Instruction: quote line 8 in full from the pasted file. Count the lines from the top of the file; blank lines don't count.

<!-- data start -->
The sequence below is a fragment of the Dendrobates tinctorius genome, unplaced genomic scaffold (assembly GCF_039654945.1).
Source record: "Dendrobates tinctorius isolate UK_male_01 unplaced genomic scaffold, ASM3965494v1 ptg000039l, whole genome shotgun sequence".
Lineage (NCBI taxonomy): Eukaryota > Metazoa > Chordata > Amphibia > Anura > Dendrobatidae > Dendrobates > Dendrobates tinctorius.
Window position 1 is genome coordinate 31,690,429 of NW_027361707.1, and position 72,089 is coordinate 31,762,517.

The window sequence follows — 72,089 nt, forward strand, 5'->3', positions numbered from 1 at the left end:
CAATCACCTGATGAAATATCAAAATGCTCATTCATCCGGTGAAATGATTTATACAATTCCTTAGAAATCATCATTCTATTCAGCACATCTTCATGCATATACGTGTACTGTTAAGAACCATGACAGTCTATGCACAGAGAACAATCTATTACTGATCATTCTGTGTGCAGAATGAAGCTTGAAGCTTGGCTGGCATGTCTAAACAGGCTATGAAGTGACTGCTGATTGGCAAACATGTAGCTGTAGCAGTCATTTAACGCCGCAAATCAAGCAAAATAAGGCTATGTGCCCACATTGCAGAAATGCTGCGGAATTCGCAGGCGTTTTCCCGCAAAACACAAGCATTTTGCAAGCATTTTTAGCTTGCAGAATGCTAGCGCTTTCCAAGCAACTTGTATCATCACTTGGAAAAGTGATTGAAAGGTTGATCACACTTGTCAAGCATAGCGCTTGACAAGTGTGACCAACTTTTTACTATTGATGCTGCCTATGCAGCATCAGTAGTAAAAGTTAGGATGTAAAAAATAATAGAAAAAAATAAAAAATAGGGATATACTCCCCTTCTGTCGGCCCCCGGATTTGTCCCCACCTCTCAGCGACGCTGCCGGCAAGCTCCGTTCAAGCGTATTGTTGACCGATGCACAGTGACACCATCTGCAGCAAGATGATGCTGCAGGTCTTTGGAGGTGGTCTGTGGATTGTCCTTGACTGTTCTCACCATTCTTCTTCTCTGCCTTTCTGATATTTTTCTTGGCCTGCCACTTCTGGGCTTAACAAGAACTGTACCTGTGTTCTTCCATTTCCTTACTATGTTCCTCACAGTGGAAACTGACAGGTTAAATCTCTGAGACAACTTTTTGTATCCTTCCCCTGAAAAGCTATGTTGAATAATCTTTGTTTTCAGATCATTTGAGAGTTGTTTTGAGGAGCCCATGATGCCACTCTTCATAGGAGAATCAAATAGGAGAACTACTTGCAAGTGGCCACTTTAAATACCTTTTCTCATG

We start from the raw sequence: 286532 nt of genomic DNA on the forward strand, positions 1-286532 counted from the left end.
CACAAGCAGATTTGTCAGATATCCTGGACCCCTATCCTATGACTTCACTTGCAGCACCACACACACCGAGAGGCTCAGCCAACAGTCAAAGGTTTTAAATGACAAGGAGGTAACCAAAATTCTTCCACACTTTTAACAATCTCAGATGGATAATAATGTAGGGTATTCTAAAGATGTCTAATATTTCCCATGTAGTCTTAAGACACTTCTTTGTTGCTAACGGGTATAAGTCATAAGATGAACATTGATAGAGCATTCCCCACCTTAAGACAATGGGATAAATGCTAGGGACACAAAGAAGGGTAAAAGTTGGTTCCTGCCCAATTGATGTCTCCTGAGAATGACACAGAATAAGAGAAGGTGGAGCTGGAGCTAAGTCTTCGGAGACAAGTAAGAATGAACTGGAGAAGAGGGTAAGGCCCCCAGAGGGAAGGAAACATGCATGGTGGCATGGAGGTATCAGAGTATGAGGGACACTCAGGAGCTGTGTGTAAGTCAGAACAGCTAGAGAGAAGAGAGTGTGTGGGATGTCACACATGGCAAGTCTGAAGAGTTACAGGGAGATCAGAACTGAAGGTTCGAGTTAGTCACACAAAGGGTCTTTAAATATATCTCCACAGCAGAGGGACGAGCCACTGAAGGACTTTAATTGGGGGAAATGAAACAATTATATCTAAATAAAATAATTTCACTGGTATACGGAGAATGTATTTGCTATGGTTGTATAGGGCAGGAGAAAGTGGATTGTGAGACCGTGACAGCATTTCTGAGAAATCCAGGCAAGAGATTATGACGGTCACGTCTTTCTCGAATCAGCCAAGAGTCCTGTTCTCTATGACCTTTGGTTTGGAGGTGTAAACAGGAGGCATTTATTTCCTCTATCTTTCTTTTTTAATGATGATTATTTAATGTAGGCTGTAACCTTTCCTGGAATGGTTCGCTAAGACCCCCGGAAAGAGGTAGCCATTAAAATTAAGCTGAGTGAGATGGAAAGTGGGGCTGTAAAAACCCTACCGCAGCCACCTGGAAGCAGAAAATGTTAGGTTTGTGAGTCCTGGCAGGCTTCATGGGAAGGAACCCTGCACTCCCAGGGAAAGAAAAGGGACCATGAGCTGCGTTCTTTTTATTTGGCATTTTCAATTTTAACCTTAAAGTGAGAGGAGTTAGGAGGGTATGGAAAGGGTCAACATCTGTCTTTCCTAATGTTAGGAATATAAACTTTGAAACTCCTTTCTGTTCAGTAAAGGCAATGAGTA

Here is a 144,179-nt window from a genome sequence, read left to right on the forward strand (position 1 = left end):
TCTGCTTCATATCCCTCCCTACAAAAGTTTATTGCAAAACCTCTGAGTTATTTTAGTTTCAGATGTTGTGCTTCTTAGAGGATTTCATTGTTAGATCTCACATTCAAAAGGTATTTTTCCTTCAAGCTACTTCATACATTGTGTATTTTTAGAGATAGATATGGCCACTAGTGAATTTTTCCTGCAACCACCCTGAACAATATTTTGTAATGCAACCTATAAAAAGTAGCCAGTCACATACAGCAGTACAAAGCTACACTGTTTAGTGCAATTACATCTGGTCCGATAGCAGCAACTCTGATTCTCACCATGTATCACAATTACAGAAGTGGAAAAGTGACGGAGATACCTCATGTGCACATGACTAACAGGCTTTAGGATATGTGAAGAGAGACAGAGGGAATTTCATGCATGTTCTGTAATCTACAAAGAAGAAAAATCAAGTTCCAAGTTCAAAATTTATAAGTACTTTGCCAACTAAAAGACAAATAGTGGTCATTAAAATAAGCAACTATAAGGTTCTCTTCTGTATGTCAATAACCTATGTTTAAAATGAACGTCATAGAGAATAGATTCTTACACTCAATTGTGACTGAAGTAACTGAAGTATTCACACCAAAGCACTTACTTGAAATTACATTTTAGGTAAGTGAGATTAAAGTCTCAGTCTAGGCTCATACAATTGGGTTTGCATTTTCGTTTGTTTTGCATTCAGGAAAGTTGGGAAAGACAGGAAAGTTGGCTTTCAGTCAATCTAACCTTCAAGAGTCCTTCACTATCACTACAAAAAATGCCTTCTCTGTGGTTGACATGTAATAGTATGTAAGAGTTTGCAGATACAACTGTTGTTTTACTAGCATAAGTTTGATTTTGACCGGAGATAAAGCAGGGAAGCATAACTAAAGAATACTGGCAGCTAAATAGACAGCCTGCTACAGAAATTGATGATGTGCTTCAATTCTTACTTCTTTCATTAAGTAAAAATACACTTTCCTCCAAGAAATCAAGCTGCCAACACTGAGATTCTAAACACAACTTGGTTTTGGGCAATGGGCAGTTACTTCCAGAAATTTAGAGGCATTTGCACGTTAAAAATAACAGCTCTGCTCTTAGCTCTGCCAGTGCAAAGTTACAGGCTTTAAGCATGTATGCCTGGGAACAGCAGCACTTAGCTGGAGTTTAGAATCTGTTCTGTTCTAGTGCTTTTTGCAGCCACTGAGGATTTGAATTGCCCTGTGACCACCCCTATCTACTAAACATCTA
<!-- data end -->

CACAAGCAGATTTGTCAGATATCCTGGACCCCTATCCTATGACTTCACTTGCAGCACCACACACACCGAGAGGCTCAGCCAACAGTCAAAGGTTTTAAATGACAAGGAGGTAACCAAAATTCTTCCACACTTTTAACAATCTCAGATGGATAATAATGTAGGGTATTCTAAAGATGTCTAATATTTCCCATGTAGTCTTAAGACACTTCTTTGTTGCTAACGGGTATAAGTCATAAGATGAACATTGATAGAGCATTCCCCACCTTAAGACAATGGGATAAATGCTAGGGACACAAAGAAGGGTAAAAGTTGGTTCCTGCCCAATTGATGTCTCCTGAGAATGACACAGAATAAGAGAAGGTGGAGCTGGAGCTAAGTCTTCGGAGACAAGTAAGAATGAACTGGAGAAGAGGGTAAGGCCCCCAGAGGGAAGGAAACATGCATGGTGGCATGGAGGTATCAGAGTATGAGGGACACTCAGGAGCTGTGTGTAAGTCAGAACAGCTAGAGAGAAGAGAGTGTGTGGGATGTCACACATGGCAAGTCTGAAGAGTTACAGGGAGATCAGAACTGAAGGTTCGAGTTAGTCACACAAAGGGTCTTTAAATATATCTCCACAGCAGAGGGACGAGCCACTGAAGGACTTTAATTGGGGGAAATGAAACAATTATATCTAAATAAAATAATTTCACTGGTATACGGAGAATGTATTTGCTATGGTTGTATAGGGCAGGAGAAAGTGGATTGTGAGACCGTGACAGCATTTCTGAGAAATCCAGGCAAGAGATTATGACGGTCACGTCTTTCTCGAATCAGCCAAGAGTCCTGTTCTCTATGACCTTTGGTTTGGAGGTGTAAACAGGAGGCATTTATTTCCTCTATCTTTCTTTTTTAATGATGATTATTTAATGTAGGCTGTAACCTTTCCTGGAATGGTTCGCTAAGACCCCCGGAAAGAGGTAGCCATTAAAATTAAGCTGAGTGAGATGGAAAGTGGGGCTGTAAAAACCCTACCGCAGCCACCTGGAAGCAGAAAATGTTAGGTTTGTGAGTCCTGGCAGGCTTCATGGGAAGGAACCCTGCACTCCCAGGGAAAGAAAAGGGACCATGAGCTGCGTTCTTTTTATTTGGCATTTTCAATTTTAACCTTAAAGTGAGAGGAGTTAGGAGGGTATGGAAAGGGTCAACATCTGTCTTTCCTAATGTTAGGAATATAAACTTTGAAACTCCTTTCTGTTCAGTAAAGGCAATGAGTA